Health & Wellness

Upside of being a worrywart: The surprising benefit to overthinking

If you’re a classic overthinker, you analyze everything that happens in your life. You mull over every decision until you’re exhausted. You even brood about your tendency to brood.

Well, here’s good news to ruminate on — there are benefits to overthinking, according to a paper in “Trends in Cognitive Science.” Brooding may be connected to creativity.

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People who overthink tend to score high in the neurotic department. Neuroticism is one of the five big personality traits, along with openness, conscientiousness, extraversion and agreeableness. It's linked to anxiety, fear, moodiness, worry, envy and frustration.

RELATED: How your worrying messes up your kids...and 4 ways to stop

But neurotic fretfulness can also bring a problem-solving focus. Brooders are also more likely to daydream, which can lead to creative discovery, according to Adam Perkins, a lecturer in the neurobiology of personality at King’s College London.

“Imagine there is someone who is daydreaming a lot and has a lot of inner thoughts. If those inner thoughts are about a particular problem [that person is] going to be coming up with [creative] solutions to particular problems,” said Perkins, one of the researchers who analyzed scientific literature about self-generated thought.

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It all has to do with the default mode network— the region of the brain that’s active when people aren’t focusing on the outside world — which fires with activity when people use their imagination, ruminate and engage in creative acts.

Steven Smith, a psychology professor at Texas A&M University who studies creative thinking, said the theory makes sense. After all, people with busy minds do often find inspiring solutions.

“Self-generated thought can be an important ingredient for creative thought,” said Smith.

All humans engage in creative thinking daily, said Smith. The results might not be fine art or the great American novel, but the process remains the same.

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“We think of creative as being something that drops the jaw," he said. "That really refers to a product.”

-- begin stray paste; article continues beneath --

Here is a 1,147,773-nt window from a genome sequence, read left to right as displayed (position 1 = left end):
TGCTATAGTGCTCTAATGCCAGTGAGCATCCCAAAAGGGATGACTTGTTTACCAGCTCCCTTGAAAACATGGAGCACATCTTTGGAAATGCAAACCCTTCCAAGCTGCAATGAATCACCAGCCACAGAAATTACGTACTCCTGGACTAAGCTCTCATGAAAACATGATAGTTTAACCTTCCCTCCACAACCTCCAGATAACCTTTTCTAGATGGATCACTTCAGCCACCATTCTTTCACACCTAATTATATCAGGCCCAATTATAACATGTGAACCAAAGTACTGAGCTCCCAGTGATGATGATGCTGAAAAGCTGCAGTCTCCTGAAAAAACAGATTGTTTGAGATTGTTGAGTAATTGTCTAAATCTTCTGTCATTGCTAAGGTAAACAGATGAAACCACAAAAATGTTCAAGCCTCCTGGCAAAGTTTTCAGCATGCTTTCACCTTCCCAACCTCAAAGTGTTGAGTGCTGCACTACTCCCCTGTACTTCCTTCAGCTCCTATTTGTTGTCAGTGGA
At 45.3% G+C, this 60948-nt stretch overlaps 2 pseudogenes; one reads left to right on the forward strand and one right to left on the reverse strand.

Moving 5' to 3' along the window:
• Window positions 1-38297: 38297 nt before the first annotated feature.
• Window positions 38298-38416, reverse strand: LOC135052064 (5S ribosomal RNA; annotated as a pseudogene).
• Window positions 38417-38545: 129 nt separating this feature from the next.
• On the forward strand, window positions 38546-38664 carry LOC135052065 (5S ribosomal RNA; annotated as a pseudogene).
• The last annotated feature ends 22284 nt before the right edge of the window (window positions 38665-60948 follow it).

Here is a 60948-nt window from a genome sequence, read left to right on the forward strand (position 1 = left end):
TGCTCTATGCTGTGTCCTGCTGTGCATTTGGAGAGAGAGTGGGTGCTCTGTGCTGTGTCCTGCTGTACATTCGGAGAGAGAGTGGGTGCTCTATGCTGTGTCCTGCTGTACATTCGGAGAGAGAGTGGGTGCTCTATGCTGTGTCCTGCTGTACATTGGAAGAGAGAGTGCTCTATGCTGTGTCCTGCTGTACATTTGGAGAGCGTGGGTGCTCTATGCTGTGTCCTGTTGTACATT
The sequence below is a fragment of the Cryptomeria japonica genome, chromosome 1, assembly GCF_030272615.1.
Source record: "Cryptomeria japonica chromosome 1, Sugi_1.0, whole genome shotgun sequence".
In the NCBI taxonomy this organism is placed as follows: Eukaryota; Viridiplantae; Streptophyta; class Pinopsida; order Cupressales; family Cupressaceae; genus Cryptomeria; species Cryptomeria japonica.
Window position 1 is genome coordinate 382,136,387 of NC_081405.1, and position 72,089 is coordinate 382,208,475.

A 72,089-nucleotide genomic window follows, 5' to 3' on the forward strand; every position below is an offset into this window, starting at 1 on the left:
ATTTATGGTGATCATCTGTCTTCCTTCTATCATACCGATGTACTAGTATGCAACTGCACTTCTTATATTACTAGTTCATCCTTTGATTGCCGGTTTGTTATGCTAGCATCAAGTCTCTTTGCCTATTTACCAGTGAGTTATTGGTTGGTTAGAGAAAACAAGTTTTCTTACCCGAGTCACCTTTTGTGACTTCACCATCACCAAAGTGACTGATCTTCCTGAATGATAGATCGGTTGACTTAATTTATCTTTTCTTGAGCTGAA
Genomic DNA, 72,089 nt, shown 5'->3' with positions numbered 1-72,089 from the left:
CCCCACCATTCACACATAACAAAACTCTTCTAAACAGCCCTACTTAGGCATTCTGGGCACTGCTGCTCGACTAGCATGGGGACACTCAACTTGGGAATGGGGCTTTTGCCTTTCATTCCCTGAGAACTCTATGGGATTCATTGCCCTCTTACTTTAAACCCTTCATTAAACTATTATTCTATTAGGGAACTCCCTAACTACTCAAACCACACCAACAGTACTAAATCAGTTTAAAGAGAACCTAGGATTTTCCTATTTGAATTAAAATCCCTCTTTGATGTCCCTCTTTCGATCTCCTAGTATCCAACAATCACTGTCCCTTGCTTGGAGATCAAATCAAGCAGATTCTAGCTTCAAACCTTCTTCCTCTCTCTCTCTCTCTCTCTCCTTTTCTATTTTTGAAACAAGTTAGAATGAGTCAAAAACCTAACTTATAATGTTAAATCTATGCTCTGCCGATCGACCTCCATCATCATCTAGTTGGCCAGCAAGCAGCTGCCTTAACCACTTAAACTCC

In fact, creativity comes in many forms. “When a baby discovers his toes and [a scientist] discovers a formula, it is still the same cognitive process," he said.

Shelley Carson, an associate of the psychology department at Harvard University, says the most creative people are generally those who are open to new experiences. The neurotic/creative link is worth exploring, but experimental studies need to be conducted to validate the theory, she said.

“As far as personality studies go, most personality studies do not find a specific link between creativity and neuroticism,” she said. “We do know that self-generated thought is associated with creativity and imagination. Where I am not seeing the link is where neuroticism is associated with creativity.”

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And even if neurotic overthinking spurs creative thoughts, it also can cause a lot of stress.

There are ways that over-thinkers can channel their ruminations in positive ways. Perkins suggests over-thinkers do the following:

  • Try engaging in creativity activities, such as painting or ceramics, or tedious activities that consume a lot of mental energy. This channels the overthinking into a healthy activity.
  • Write a list of all your worries and walk away. When looking at it again, evaluate each item to determine what is a real problem, what is something that can’t possibly be solved, and what is a major issue that can be fixed.
  • Take one more look at your list. This time, cross off the non-problems, fix the easy issues, and save the tough ones for focused thought.
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